Big Bend in Texas is a landscape collage resulting from numerous geological events that were not exclusively localized to the area we now know as the National Park. The evidence of those geological events are as widely varied at the surface as they are scattered for hundreds of square miles. But a few hundred miles from Big Bend variety gives way to a landscape as flat as a pancake.
Midland Texas exemplifies this. After leaving Big Bend and passing through Fort Stockton, it is the largest city on Interstate 20 until hitting Abilene. From the opposite direction, Midland is just beyond the halfway point when en route from Dallas/Fort Worth to Big Bend.
I’m sure Midland has its attractions—other than being the boyhood home of Former President George W. Bush—but not a lot is apparent to passersby on the highway. And for that reason I’ve never had cause to stop there. That is until I was driving home in December of 2012.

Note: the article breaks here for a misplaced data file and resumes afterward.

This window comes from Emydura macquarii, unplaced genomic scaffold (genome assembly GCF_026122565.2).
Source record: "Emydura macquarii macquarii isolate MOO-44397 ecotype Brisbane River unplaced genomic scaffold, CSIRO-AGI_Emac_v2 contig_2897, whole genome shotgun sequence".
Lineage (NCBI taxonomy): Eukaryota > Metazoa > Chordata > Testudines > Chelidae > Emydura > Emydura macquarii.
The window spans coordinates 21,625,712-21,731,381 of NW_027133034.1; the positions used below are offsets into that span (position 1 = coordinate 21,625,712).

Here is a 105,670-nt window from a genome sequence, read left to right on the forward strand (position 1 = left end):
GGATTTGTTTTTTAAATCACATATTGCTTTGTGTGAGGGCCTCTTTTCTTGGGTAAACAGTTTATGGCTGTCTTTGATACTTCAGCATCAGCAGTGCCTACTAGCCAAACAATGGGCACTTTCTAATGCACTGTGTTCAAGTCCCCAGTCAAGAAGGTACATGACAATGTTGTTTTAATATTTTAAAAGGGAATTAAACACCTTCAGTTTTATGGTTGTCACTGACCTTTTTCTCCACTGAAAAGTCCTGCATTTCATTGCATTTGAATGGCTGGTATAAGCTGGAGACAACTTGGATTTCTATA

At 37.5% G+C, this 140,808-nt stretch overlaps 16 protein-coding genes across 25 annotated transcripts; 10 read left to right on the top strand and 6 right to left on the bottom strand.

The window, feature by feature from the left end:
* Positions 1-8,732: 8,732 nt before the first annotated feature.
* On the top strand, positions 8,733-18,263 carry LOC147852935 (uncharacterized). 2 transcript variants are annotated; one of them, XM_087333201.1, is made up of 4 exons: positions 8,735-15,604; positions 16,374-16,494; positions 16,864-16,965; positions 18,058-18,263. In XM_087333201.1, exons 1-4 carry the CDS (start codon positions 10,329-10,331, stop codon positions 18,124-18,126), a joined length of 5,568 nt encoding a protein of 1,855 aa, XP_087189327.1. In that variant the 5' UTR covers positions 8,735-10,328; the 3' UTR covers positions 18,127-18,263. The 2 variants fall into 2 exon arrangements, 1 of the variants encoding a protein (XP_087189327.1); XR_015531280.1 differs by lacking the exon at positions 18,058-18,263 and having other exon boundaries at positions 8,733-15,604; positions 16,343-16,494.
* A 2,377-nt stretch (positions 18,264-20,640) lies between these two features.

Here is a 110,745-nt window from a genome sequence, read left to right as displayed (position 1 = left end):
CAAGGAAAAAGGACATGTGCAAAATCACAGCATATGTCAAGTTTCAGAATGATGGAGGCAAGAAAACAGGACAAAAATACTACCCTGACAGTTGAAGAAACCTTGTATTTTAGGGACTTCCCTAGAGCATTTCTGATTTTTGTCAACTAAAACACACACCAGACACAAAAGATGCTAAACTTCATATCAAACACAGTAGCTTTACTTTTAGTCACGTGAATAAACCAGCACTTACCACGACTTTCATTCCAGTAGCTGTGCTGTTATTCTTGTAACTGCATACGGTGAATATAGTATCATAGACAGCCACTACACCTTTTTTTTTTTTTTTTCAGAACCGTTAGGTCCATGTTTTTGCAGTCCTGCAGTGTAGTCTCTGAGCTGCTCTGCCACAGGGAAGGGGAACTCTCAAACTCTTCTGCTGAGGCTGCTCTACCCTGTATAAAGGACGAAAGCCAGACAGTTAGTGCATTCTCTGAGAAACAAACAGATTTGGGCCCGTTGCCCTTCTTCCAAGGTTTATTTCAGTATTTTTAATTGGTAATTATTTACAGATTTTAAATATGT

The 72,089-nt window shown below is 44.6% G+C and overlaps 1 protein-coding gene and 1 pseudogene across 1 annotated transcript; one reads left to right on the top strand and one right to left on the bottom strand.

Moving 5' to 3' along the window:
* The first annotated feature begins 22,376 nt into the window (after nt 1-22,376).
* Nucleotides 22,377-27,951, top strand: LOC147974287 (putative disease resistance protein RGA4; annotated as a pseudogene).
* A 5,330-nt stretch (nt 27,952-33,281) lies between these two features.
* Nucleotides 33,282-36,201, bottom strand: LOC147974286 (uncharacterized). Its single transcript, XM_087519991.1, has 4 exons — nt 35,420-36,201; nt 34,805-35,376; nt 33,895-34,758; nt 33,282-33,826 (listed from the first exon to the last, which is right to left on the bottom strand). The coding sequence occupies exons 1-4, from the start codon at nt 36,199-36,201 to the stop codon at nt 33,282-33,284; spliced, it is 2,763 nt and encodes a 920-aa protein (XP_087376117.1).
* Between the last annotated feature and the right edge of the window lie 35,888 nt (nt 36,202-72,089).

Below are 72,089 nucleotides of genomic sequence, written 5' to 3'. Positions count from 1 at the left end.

It was early morning and that’s when I saw it: a stunning predawn horizon. Midland is “oil country” and it was oil pumps, vaguely back-lit by a not too discernable sunrise glow that caught my attention.
The imagery was so impressive that I pulled off the road, grabbed my camera and walked off into the flat, desert-like terrain. What started out as impressive quickly escalated into surreal. Over the next 45 minutes or so, the sun continued rising, a fog moved in, the sun began burning away the fog and then the fog seemed to fight back. The entire area was blanketed in a resurging fog so thick that I could hardly see a few yards in front of me. A train also rolled into this mix and actually stopped for a short time. Ultimately the climbing sun reasserted dominion and the fog evaporated.
The photographs of this gallery are ancillary to those of my visit to Big Bend, and represent just a few of the images I captured during that morning in Midland, Texas.